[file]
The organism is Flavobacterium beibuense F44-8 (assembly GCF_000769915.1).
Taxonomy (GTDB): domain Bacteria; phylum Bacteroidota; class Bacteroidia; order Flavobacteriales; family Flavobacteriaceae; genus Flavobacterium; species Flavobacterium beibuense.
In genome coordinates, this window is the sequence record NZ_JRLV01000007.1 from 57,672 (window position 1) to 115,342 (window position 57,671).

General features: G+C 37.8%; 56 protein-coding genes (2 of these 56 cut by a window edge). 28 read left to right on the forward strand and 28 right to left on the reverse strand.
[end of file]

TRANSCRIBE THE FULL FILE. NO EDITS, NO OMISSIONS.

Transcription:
The organism is Flavobacterium beibuense F44-8 (assembly GCF_000769915.1).
Taxonomy (GTDB): domain Bacteria; phylum Bacteroidota; class Bacteroidia; order Flavobacteriales; family Flavobacteriaceae; genus Flavobacterium; species Flavobacterium beibuense.
In genome coordinates, this window is the sequence record NZ_JRLV01000007.1 from 57,672 (window position 1) to 115,342 (window position 57,671).

General features: G+C 37.8%; 56 protein-coding genes (2 of these 56 cut by a window edge). 28 read left to right on the forward strand and 28 right to left on the reverse strand.